Jason Ebinger showed up at the community as a student at Marist School, Atlanta. He was involved for three years starting in 2010. He said the community allowed people to “share, learn, grow and build community together.”
While helping individuals is important, he said its primary goal was to raise questions and “dismantle the systems that caused people to be homeless and put people behind bars in the first place.”
“Open Door has advocated for so many people over the years. Atlanta will lose one of its truly safe spaces for homeless folks, and the immense support that many folks in prisons have gotten from Open Door will surely be missed. Atlanta will lose a place for suburbanite Catholic school kids to come hear the truly radical message of the Gospels,” said Ebinger, who recently was with Native Americans and other “water protectors” to protest the Dakota Access Pipeline.
Protestant Catholic Worker house
People who served at the Open Door and lived there are moving on. Co-founders Ed Loring and his wife, Murphy Davis, with “engaged hope” believe the Christian mission for justice that inspired the founders will be transformed, although admittedly “dispersed and on a smaller scale.”
“We never ever wanted to offer services without the cry for justice. That’s why we began. That’s why we’ve raised hell about the homeless in the city. It’s a matter of injustice. We are not going to serve a bowl of soup and not raise justice,” said Davis. She and Loring, both Presbyterian ministers, started Open Door in 1981 with Rob and Carolyn Johnson, all of Clifton Presbyterian Church. It was a gritty Ponce de Leon Avenue at the time, but the rough spots have been polished into a hip neighborhood. A former hub for sex workers is now a fancy high-end pizza shop and a motel for people down on their luck is to be a boutique hotel.
Davis joked Open Door was the only Protestant Catholic Worker house. Their mission was modeled after the movement started in 1933 by Peter Maurin and Dorothy Day, journalist and pacifist, who loudly called for justice for the marginalized. She is being considered for sainthood. Once Davis and Loring attended Mass with Day while visiting New York’s Catholic Worker house. Open Door is one of about 240 autonomous Catholic Worker houses worldwide where people live simply in community, serve the poor and oppose war and injustice.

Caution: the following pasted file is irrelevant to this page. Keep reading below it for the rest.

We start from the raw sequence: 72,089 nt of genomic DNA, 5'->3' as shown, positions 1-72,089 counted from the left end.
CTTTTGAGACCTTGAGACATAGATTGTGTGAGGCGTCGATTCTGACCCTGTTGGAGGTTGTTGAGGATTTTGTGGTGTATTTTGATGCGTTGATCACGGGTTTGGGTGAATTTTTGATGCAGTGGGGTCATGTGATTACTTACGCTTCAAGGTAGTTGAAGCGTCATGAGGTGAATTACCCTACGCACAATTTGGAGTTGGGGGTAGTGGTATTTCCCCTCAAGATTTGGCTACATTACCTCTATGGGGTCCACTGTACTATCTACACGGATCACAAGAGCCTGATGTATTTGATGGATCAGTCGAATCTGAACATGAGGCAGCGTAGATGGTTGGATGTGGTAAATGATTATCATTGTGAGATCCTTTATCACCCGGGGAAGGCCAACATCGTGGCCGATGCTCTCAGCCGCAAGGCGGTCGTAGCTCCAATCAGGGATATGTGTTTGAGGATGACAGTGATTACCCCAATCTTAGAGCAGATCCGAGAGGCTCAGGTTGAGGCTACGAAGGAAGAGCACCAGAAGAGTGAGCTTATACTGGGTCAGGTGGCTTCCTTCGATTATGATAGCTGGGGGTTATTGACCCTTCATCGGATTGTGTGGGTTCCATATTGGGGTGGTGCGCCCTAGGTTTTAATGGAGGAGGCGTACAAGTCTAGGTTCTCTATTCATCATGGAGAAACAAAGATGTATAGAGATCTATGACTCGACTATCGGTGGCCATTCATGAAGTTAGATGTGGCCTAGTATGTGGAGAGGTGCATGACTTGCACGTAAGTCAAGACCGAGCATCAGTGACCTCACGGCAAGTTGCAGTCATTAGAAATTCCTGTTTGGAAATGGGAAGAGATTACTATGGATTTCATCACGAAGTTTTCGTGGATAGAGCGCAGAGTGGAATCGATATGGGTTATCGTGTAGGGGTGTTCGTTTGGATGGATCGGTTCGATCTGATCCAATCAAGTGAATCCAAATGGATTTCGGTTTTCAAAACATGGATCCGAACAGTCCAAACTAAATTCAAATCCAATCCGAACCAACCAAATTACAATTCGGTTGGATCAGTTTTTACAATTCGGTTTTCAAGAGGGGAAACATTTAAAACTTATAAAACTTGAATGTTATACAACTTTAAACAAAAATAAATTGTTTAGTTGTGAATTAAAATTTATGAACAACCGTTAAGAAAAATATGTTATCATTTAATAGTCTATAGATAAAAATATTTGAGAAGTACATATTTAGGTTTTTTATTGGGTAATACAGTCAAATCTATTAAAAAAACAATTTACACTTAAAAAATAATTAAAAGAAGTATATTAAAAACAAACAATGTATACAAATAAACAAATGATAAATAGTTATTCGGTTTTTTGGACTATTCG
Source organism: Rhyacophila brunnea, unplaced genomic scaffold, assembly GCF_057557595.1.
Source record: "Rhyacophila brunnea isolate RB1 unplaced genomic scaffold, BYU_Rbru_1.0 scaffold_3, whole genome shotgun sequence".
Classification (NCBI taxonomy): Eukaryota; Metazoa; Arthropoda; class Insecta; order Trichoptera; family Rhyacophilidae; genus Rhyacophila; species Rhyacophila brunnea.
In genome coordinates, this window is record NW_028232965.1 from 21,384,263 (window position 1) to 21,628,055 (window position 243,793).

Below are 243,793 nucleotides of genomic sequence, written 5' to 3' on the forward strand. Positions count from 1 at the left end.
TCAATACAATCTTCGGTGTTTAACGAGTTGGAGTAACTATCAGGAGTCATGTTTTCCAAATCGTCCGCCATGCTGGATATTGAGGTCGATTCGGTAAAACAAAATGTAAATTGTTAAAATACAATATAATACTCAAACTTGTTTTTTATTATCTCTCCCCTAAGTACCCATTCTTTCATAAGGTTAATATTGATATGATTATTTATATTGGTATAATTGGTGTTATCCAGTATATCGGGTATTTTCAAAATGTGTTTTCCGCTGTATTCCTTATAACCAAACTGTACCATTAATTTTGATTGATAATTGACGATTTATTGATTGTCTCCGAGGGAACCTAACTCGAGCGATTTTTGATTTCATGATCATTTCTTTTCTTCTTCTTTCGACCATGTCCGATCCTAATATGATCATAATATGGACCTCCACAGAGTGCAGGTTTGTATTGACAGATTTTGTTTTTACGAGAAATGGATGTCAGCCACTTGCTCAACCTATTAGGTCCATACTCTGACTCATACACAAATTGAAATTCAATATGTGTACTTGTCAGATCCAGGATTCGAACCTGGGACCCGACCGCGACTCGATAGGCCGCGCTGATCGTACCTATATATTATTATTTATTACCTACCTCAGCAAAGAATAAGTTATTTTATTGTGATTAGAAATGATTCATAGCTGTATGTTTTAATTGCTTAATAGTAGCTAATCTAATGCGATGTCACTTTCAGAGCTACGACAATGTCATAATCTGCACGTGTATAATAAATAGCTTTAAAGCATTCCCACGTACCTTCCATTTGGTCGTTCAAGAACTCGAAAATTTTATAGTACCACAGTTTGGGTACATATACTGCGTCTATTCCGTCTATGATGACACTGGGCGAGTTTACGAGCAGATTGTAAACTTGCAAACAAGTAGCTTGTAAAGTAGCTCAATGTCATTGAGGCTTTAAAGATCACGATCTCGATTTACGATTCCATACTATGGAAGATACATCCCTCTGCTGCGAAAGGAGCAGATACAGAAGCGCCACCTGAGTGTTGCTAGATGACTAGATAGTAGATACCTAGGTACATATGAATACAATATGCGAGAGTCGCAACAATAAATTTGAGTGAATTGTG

In the early days, the community relied on the Trappist monks at Holy Spirit Monastery in Conyers for a weekly delivery of monks’ bread. The support helped the community serve the homeless. In addition, the community hosted visiting monks. One monk wrote the Open Door Community was where “Christ-in-the-poor was housed, clothed and fed!”
“An oasis of love and service”
Community leaders shared the community’s future in an open letter last summer. “This is a letter we never thought we would have to write and it’s breaking our heart,” it began.
The leadership team—now in their 70s and 80s—has worked to train younger people to take over the primary roles in ministry but there are not enough able-bodied members to continue the services and care for the elders. The 100-year-old facility is also in need of expensive upkeep. And the neighborhood has changed during the 35 years, making the location less of a hub for the homeless.
At one time serving 10,000 to 12,000 meals a month to the homeless, seven days a week, now even holiday meals draw only 300 people.
“Our area is fully gentrified and it has become an inhospitable place for the homeless poor,” the letter stated.
“Hundreds of community members over the years have prayed and worked hard for Open Door to be an oasis of love and service, of prayer and sacrament, of forgiveness, healing and transformation. We have never been alone or without help and encouragement,” the leaders wrote.